I can't comment too much on English to Polish translations; my other half does that side of things, but certainly idioms will be translated as long as they make sense to the content; there are some books where the idiom forms a joke, and then some "creative translation" has to take place...
Polish Translat - | 2
1 Nov 2011  #7
When we translate we always have reader in mind so we you phrases that are being used in given language not especially the same as in source language.
Seanus 15 | 19,706
1 Nov 2011  #8
Then kindly correct your sentence, PT
OP catsoldier 62 | 596
1 Nov 2011  #9
When we translate we always have reader in mind so we you phrases that are being used in given language not especially the same as in source language.

Thanks, that is good to hear.
onesuch - | 2
2 Nov 2011  #10
I think it very much depends on the quality of the translator.

I have started a publishing company with a focus on Polish (and other European books). Our first Polish book is The Comédienne (Komendiantka) by Wladyslav Reymont.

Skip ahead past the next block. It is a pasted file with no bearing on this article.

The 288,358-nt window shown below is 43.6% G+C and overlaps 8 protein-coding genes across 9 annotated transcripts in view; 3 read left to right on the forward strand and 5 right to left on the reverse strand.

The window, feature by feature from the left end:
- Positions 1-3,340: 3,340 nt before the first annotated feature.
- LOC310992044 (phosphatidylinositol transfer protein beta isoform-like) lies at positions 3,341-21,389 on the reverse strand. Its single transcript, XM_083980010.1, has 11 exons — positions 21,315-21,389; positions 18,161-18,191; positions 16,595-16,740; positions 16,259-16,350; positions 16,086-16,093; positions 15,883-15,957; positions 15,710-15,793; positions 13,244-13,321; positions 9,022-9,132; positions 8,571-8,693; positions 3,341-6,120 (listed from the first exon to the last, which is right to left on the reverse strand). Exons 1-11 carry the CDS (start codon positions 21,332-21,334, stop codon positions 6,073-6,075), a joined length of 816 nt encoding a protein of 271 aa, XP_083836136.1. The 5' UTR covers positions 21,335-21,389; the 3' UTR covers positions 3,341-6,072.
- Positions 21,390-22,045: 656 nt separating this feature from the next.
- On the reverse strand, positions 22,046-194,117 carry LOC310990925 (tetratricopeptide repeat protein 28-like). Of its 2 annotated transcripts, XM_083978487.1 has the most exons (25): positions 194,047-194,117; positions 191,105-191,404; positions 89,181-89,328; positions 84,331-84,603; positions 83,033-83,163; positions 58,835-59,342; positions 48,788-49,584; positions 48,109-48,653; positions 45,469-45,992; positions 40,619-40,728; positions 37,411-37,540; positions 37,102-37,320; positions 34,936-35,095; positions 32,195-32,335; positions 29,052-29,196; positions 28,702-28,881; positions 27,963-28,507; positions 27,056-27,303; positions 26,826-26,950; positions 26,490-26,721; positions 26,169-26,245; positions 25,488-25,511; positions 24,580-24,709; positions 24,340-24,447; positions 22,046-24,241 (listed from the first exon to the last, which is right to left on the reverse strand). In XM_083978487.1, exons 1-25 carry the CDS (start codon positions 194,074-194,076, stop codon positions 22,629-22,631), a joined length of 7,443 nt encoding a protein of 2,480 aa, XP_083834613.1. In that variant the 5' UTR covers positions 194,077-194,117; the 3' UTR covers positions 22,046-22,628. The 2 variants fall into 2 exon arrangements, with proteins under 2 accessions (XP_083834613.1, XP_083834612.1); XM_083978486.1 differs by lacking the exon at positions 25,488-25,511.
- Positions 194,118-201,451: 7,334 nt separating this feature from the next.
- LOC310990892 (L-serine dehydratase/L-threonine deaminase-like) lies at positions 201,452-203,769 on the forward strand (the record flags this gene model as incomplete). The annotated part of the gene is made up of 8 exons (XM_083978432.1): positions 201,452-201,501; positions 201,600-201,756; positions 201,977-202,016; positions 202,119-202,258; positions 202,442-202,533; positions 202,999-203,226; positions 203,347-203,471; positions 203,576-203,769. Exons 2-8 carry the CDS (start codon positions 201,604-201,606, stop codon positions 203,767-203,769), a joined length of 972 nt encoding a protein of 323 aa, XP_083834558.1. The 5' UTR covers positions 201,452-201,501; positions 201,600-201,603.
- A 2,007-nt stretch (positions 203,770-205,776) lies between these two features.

We updated and re-edited the text. We found outdated spelling, unused neologisms and clumsy idioms that we attribute to a translator who was not a native English speaker. We made changes like; (‘gaiety’ for ‘gaety’), (‘mechanic for mechanician’) and (‘discarded’ for ‘thrown into the discard’). There were over 300 such items in the book. This is a pity because it is such a great story and window into our Polish heritage.

What I did find interesting is the number of works by great Polish writers that have never been translated into English. There are French and German translations but I don't understand why they have never made it into English. Once we get established we would like to commission some translations to see if there is a market for them.
aphrodisiac 11 | 2,445
2 Nov 2011  #11
When a book is translated from English to Polish are there any problems reading the book?

I just finished teaching a course from the materials really badly translated into English by a Polish translator- it was horrid!!!!!!!!

I think it very much depends on the quality of the translator.

seems to be the case.
Richfilth 6 | 415
2 Nov 2011  #12
What I did find interesting is the number of works by great Polish writers that have never been translated into English. There are French and German translations but I don't understand why they have never made it into English. Once we get established we would like to commission some translations to see if there is a market for them.